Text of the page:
Meanwhile, Binh Duong, especially Di An Town, is full of opportunities for real estate development thanks to its strategic location right next to the bustling Ho Chi Minh City. Some developers, including Kim Oanh Real Estate JSC, Sacom Land Corporation (Samland), Him Lam Land Corporation, and Phu Dong Real Estate JSC, have seized the opportunities and prepared ample land reserves for 2018 projects.

In addition, the real estate market in the heart of the province like Binh Duong New City is beginning to revive with increasing transactions and declining inventory levels.

According to Tran Khac Thach, chairman of the Binh Duong Real Estate Association, traffic connectivity was the bottleneck of the local real estate market. However, the market will enter a new stage of development as a slew of infrastructure projects are underway in Ho Chi Minh City.

The newly-built Pham Van Dong Road connects with Tan Son Nhat International Airport and runs through Binh Duong to the eastern provinces. Other projects include the extension of Metro Line 1 to Binh Duong and the expansion of National Highway 13.

Located next to Vietnam’s largest city, Long An, especially the three bordering communes of Duc Hoa, Can Giuoc, and Ben Luc, also benefits from the city’s suburbanisation. Among them, Duc Hoa and Can Giuoc communes benefit the most as numerous developers choose the communes to invest.

According Luu Dinh Khan, former director of the Long An Department of Construction, the local real estate market has gained considerable advantages from Ho Chi Minh City’s suburbanisation policies. With large land reserves and improved traffic connectivity, Long An is offering favourable incentives to woo real estate developers.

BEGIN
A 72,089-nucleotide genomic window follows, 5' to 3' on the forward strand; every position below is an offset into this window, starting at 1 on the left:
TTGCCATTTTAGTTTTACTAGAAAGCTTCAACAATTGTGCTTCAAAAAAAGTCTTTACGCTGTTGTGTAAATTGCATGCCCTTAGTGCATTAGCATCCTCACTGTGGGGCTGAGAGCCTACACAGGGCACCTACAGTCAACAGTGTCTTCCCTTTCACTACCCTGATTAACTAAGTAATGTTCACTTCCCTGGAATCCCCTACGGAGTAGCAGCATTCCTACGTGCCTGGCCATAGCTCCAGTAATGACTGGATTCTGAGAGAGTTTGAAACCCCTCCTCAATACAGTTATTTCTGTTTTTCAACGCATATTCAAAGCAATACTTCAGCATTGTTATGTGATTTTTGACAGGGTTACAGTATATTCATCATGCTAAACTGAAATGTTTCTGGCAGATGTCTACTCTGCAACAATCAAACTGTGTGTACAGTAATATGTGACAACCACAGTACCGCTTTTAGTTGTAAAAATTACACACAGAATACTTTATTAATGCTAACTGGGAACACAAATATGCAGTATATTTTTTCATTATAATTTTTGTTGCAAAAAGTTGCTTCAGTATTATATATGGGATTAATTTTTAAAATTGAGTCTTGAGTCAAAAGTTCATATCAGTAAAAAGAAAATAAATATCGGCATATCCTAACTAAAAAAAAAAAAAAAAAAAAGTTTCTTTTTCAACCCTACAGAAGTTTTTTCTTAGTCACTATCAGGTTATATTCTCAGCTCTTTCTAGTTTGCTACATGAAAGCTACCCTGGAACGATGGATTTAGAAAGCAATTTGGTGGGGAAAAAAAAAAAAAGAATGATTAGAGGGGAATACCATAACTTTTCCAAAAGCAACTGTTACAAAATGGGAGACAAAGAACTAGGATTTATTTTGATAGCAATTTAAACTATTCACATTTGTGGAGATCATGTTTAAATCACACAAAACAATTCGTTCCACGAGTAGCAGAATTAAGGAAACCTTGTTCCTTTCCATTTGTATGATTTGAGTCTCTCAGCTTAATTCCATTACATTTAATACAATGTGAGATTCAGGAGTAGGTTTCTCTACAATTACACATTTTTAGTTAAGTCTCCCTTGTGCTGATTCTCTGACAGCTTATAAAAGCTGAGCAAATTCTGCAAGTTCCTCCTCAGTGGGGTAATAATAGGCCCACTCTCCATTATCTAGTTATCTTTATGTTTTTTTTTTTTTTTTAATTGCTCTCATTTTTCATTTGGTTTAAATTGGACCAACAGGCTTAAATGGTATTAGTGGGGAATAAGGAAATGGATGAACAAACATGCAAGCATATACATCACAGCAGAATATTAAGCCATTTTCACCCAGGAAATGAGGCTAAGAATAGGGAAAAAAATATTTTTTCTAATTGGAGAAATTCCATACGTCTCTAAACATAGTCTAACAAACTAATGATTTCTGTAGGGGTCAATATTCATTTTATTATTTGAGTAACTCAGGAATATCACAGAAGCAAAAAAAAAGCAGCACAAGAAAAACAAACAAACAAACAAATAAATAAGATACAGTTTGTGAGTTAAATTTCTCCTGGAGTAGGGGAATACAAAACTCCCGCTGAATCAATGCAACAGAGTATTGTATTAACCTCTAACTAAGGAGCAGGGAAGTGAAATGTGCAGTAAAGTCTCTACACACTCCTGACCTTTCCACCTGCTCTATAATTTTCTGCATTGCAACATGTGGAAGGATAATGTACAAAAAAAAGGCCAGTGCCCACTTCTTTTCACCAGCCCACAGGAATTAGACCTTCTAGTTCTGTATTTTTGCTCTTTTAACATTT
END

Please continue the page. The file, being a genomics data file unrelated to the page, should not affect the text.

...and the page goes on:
ho chi minh city suburbanisation spreading benefits
Large-scale projects are underway in the suburan areas to receive future residents

A new wave of investment

Bui Van Hieu, chief of Office at the Ho Chi Minh City Department of Construction, said that most projects applying for the city’s approval in 2018 are mainly located in the urban fringe areas.

Many developers in Ho Chi Minh City said that 2018 will be marked by real estate in suburban areas. The city will undertake some policy initiatives that encourage residents to live in suburban areas, while reducing the number of new households registered in the city centre.

In response to the city’s suburbanisation, numerous developers have bought land reserves in the outskirts. Him Lam Land has large land reserves in suburban areas like Di An Town in Binh Duong and districts 2 and 9 in Ho Chi Minh City. Meanwhile, Hung Thinh Corporation has acquired dozens of land funds in districts 7 and 9, Binh Chanh and Thu Duc.

Likewise, Dat Xanh Real Estate Service & Construction Corporation has purchased land funds in Dong Nai, districts 7 and Thu Duc. Dream House Investment Corporation (DRH Holdings) has earmarked land funds in District 9, bordering Binh Chanh District, to develop a 2,000-unit project in the first quarter of 2018.

Keppel Land has accumulated land in Long Hung Open Economic Zone in Dong Nai for future opportunities, while Dai Phuc Group has development land sites in District 7 and Long An.

Tran Anh Group owns hundreds of hectares of land in Duc Hoa and Ben Luc of Long An, while Cat Tuong Group has stocked up on several land plots with a combined area of 200ha in Thu Thua and Duc Hoa of Long An.

Tran Quoc Viet, general director of Cat Tuong Group, said that the urban fringe areas have ample supply of land with low prices. This, coupled with the robust market demand, will boost a new wave of investment in the peripheral areas of the city.

“In 2018, we will launch a 100-ha project in Duc Hoa (Long An) to meet the trend of suburbanisation,” Viet said, noting that the suburban market is not only driven by improved traffic infrastructure but also the city’s new policies.

Most recently, Ho Chi Minh City has abolished the requirement that those applying for jobs at government agencies must have household registration books in the city. The move is aimed to encourage people to relocate to the peripheral areas rather than purchasing pricey houses in Ho Chi Minh City to be granted household registration books.

By Gia Huy